- Time-lapse imagery
- Condition inspections
- Bridge inspections
- Completion videos
- Energy infratsructure surveys
So how does this fit into a project lifecycle? At Drone Scotland we provide highly accurate aerial survey grade data from concept to completion. This includes the land buying stage through to site completion and infrastructure handover. We also support planning, site design and redesign, conflict management, security, health and safety, communication, asset management, earthworks strategies, boundary management and ecology, environmental considerations, and financial projections.
To deliver highly accurate data there is a need for effective software to support the data sharing and organising. At Drone Scotland we’ve invested in several programmes to support our data capture. We often utilise more than one in any given project. 5 years ago, there were limited software options to support our business. In 2022 there are several software houses developing software to support the drone industry. The programmes we deploy for Inspection services are different to those we use for UAV surveys. The software is becoming more sophisticated and this means the product we deliver for the end user is adding more and more value.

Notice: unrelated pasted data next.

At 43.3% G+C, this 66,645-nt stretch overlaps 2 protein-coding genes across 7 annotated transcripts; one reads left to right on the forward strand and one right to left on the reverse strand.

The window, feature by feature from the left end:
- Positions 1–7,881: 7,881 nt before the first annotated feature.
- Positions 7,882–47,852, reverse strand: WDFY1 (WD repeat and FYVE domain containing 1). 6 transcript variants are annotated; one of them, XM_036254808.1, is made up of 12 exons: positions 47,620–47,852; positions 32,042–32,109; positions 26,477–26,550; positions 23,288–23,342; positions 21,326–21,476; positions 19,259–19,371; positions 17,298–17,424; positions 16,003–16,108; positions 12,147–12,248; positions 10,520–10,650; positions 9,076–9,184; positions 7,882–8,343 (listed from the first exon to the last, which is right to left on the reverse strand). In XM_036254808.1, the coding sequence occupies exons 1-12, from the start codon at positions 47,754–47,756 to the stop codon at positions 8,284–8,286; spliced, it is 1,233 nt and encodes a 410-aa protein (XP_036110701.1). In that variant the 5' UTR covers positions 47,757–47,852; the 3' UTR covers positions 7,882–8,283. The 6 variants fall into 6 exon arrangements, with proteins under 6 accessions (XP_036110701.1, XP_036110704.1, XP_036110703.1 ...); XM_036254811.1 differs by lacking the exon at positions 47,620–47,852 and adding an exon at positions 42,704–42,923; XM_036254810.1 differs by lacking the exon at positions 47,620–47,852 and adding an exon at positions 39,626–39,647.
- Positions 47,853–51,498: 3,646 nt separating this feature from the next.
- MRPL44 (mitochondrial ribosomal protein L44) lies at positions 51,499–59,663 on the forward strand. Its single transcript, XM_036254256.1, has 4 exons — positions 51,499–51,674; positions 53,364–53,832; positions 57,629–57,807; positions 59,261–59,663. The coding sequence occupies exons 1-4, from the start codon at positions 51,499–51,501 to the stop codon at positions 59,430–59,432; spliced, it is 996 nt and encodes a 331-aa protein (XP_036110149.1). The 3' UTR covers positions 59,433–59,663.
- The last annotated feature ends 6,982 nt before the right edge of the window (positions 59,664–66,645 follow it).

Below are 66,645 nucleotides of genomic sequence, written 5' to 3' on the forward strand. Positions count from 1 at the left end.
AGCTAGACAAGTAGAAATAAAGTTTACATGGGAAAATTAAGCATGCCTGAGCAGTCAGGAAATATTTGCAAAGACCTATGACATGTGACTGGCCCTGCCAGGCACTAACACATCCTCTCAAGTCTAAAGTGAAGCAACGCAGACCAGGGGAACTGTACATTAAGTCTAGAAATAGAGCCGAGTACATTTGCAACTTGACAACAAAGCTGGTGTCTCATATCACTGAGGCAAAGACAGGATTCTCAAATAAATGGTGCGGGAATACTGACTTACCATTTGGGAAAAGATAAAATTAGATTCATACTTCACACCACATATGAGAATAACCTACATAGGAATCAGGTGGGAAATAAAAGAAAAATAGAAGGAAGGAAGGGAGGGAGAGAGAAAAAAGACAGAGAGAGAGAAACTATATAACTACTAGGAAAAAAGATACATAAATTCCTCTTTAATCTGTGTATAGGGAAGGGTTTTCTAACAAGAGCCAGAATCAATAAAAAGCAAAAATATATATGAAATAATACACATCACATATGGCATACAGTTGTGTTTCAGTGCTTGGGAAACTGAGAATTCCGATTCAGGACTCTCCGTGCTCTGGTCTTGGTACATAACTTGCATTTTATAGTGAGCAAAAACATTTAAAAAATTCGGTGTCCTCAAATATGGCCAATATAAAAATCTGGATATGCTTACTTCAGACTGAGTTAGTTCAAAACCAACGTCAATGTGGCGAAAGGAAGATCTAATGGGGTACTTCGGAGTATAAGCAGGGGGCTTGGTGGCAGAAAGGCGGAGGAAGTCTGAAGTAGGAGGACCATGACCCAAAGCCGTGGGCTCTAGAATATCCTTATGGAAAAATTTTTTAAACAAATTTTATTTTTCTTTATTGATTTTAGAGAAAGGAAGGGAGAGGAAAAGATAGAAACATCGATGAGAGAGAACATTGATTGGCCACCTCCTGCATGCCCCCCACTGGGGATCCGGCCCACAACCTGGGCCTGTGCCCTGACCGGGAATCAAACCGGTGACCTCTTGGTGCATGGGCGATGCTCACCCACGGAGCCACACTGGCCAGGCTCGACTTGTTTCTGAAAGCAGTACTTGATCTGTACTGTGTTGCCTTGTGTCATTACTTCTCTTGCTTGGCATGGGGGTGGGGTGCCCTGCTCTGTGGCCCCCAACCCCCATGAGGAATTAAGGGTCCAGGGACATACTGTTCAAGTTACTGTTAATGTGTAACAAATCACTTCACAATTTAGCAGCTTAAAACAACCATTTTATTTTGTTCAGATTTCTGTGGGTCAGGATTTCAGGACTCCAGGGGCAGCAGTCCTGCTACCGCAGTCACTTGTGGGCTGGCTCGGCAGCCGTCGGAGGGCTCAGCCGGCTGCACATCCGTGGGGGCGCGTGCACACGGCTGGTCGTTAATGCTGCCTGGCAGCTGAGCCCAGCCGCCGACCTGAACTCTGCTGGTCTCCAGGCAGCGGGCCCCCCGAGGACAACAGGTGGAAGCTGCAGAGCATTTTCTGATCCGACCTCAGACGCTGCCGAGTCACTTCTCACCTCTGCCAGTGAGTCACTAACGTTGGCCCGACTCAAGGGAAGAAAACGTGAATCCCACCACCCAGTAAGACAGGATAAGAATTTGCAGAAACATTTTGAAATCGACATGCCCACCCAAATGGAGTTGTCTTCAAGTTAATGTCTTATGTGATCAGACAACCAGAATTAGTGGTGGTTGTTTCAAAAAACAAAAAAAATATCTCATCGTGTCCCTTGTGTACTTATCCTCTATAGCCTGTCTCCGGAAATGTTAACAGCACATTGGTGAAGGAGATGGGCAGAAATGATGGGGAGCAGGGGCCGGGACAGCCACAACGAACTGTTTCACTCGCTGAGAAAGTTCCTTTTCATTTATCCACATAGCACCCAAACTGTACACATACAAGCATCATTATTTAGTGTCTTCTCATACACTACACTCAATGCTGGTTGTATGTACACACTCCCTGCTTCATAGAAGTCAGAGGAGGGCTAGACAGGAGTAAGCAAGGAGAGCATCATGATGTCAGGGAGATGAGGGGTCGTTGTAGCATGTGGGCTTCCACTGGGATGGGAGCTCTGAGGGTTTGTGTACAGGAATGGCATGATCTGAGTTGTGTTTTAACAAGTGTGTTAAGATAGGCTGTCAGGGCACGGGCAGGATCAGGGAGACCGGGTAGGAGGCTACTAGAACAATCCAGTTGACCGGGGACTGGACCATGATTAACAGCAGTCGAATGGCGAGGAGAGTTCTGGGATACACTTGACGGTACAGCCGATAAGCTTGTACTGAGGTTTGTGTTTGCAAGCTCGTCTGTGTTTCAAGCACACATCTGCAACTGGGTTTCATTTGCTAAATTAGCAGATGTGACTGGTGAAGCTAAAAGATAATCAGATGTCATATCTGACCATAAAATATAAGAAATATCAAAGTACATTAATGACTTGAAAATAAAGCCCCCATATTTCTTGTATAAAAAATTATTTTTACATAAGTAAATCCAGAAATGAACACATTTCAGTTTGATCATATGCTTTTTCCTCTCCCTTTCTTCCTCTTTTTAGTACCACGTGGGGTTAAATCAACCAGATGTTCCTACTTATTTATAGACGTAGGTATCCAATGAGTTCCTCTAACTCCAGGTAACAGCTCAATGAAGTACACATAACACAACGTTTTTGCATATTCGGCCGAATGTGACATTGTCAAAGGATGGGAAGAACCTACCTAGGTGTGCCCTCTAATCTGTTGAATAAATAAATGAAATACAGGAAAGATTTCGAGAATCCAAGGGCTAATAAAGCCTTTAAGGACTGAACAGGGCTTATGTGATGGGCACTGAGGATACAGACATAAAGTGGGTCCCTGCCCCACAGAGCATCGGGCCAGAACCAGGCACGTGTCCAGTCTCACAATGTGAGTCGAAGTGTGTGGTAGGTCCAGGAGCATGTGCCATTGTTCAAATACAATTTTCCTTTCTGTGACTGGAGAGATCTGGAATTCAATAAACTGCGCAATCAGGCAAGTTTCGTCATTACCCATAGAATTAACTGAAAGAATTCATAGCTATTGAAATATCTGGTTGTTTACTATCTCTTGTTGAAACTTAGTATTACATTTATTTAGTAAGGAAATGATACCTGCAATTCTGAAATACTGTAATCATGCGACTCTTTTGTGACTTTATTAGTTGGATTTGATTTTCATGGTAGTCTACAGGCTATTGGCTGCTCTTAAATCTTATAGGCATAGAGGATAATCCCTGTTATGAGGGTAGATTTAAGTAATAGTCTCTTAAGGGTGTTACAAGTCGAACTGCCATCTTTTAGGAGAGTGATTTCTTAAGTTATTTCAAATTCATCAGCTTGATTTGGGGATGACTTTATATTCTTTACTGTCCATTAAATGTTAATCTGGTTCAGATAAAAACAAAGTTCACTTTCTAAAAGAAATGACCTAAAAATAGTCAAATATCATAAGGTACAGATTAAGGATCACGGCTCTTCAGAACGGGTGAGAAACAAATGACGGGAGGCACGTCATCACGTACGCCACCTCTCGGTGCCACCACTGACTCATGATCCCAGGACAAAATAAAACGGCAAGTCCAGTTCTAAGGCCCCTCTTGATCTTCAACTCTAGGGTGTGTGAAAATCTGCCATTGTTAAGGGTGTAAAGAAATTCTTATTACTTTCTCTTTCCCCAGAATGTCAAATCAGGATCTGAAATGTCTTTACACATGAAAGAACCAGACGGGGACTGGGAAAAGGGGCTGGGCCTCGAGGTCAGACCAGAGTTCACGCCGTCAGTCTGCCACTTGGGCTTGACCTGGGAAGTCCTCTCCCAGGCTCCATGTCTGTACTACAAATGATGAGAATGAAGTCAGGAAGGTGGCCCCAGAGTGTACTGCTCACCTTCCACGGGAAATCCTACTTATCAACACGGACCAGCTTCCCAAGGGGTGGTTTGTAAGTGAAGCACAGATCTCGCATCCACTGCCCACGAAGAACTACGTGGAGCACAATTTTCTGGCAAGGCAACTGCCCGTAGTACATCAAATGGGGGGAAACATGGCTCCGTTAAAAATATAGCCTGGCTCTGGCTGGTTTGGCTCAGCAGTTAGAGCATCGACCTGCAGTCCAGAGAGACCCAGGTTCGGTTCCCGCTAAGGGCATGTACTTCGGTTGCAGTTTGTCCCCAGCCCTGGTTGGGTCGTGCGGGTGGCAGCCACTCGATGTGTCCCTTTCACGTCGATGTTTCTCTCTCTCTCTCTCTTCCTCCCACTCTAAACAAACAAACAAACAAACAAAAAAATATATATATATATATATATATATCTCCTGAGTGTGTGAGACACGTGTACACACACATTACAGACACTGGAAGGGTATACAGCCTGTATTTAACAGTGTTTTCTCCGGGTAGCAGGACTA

The laws surrounding the drone industry are evolving with the industry. The law changed on 31st December 2021 and this affects who can fly what, where and at what distances legally. Details can be found on the CAA website.
One of the biggest changes (in our opinion) is that any high-risk flights can only be undertaken by a pilot with an Operational Authorisation. High risk flights will fall into the “Specific” category. Flying over a construction site would be considered a high risk flight. Check your Drone supplier has an Operational Authorisation from the CAA. Always ask to see a copy of their license and Insurance documents. Drone Scotland hold an Operational Authorisation from the CAA which allows us to fly commercially. We hold £5m public liability insurance.
PWC predict there will be 76,233 drones flying in the UK by 2030. It’s estimated there will be gross cost savings in the construction sector from drone uptake which will equate to £3.5b. PWC (Skies without limits report, 2018)
The construction sector will ultimately benefit from the integration of drones. As the industry continues to evolve, we believe automation will begin to play a major role in the industry. Covid-19 accelerated the deploying of drones to gather data in instances where Project Managers were unable to travel to sites. The ability to gather data remotely is one which a number of our clients at Drone Scotland benefited from. As drones, technology and software become more sophisticated this is a service that could become automated in the future. Imagine a world where site managers can fly through their sites without having to leave their office? The ability to Zoom in to details on a site. We also anticipate developments of integrated software that link with inhouse architectural software, streamlining efficiencies within the industry. This development is inevitable if the construction industry are to benefit from the full efficiencies of drones.
Whatever products and services emerge in the future it’s clear Drones in construction are here to stay and will continue to evolve and add value to the build.
Drone Scotland Construction – 0141 302 4685